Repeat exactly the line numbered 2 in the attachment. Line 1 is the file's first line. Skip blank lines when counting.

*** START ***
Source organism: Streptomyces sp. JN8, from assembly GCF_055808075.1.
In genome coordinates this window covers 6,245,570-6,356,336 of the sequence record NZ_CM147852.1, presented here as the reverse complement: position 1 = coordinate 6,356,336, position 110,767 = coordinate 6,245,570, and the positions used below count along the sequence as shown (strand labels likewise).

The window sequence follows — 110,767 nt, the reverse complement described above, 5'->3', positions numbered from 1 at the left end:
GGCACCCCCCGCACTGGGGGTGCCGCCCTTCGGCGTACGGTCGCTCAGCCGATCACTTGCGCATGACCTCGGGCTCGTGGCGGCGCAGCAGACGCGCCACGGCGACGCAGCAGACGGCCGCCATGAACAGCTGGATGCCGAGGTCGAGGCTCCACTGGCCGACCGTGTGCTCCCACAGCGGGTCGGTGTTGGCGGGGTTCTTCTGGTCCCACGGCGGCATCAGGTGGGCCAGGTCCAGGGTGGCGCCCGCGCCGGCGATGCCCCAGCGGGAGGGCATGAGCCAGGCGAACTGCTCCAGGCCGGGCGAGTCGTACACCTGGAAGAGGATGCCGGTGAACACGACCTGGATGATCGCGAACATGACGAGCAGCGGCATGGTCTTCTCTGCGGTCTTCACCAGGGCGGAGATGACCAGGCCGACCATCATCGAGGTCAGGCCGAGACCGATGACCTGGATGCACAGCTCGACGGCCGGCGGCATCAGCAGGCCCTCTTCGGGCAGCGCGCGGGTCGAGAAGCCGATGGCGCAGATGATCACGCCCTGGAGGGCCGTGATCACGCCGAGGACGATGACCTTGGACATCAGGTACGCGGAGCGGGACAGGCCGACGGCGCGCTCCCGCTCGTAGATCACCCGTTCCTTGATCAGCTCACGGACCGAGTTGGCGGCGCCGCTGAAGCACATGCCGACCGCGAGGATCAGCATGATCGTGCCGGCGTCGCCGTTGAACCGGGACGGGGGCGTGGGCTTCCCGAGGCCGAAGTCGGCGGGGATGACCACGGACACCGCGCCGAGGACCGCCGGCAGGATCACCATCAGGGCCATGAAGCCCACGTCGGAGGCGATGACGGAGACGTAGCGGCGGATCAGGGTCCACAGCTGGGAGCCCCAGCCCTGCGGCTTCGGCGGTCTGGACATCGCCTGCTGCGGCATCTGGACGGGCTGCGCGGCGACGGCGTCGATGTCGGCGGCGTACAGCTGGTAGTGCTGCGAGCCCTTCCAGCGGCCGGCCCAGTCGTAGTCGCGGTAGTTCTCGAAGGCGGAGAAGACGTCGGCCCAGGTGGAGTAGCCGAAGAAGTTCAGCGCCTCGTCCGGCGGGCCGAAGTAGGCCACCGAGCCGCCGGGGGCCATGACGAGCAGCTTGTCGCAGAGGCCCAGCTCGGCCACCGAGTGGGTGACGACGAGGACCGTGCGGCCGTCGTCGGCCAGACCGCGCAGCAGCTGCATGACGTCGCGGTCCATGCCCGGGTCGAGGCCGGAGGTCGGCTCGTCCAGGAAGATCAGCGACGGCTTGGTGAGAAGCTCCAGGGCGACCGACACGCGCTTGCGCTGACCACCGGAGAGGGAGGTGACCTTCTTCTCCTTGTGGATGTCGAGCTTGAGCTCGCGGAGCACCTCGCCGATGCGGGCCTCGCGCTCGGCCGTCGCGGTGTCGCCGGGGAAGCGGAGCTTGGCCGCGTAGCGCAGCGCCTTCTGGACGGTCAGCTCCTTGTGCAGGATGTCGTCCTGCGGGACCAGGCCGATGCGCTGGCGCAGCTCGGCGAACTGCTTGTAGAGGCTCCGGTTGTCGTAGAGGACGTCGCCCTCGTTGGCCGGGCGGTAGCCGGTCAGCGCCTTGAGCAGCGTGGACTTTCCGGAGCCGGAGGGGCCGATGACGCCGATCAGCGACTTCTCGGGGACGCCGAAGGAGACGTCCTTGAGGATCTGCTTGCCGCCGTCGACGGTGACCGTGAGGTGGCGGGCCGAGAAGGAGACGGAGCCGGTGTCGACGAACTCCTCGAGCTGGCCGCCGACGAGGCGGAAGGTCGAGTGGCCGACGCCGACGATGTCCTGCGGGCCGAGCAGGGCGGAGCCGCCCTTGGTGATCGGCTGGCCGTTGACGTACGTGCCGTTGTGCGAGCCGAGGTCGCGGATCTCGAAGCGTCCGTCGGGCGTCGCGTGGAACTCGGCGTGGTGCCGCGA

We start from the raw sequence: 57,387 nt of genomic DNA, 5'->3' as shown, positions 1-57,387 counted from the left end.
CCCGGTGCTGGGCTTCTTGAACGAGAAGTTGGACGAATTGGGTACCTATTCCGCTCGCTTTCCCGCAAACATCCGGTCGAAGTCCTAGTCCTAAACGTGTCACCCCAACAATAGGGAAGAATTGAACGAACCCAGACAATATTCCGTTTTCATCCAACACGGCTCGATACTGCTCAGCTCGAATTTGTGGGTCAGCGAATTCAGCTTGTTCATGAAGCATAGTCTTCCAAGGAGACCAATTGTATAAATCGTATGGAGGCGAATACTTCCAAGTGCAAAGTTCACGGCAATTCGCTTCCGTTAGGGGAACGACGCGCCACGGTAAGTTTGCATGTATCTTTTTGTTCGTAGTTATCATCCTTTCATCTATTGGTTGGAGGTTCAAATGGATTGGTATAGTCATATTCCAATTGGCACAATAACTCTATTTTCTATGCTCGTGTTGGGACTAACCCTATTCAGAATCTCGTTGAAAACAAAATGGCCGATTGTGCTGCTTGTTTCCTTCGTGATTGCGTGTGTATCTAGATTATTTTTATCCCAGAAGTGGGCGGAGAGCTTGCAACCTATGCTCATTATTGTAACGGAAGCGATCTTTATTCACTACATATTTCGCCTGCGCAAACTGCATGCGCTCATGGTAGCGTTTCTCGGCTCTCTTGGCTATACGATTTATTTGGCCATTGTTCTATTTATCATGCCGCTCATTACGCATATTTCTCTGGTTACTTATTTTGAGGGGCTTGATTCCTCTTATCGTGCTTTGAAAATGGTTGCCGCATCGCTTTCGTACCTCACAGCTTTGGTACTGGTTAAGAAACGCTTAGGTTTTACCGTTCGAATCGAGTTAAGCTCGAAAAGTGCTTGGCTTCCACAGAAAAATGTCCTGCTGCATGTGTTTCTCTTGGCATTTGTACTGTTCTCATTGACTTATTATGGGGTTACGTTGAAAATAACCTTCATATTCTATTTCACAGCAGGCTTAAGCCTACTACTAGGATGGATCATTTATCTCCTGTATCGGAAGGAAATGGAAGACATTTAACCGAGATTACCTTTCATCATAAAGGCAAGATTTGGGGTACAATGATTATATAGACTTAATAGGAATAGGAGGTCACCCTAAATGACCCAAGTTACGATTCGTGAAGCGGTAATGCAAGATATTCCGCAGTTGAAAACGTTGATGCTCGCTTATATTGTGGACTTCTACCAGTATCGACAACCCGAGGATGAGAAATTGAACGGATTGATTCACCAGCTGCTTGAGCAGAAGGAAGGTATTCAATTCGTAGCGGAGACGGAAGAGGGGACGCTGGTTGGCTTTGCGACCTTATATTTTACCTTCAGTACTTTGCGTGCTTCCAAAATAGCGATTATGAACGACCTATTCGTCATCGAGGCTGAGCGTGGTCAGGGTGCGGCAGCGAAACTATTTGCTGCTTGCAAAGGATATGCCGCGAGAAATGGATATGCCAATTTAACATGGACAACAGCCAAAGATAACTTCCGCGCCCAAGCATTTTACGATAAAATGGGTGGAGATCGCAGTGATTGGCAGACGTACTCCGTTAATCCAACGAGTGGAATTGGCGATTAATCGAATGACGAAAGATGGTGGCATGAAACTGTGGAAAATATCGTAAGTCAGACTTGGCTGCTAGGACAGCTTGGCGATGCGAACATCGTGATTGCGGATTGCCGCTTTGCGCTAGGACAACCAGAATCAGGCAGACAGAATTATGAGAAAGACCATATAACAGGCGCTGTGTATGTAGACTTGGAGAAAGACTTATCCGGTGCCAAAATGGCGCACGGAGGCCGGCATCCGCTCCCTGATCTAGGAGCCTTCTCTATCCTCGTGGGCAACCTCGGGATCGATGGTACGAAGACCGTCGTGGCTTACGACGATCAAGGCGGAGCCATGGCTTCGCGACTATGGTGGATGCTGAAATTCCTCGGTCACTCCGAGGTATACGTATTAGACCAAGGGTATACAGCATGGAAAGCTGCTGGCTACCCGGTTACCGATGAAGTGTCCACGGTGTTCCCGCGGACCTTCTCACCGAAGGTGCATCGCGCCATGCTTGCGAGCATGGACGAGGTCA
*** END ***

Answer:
In genome coordinates this window covers 6,245,570-6,356,336 of the sequence record NZ_CM147852.1, presented here as the reverse complement: position 1 = coordinate 6,356,336, position 110,767 = coordinate 6,245,570, and the positions used below count along the sequence as shown (strand labels likewise).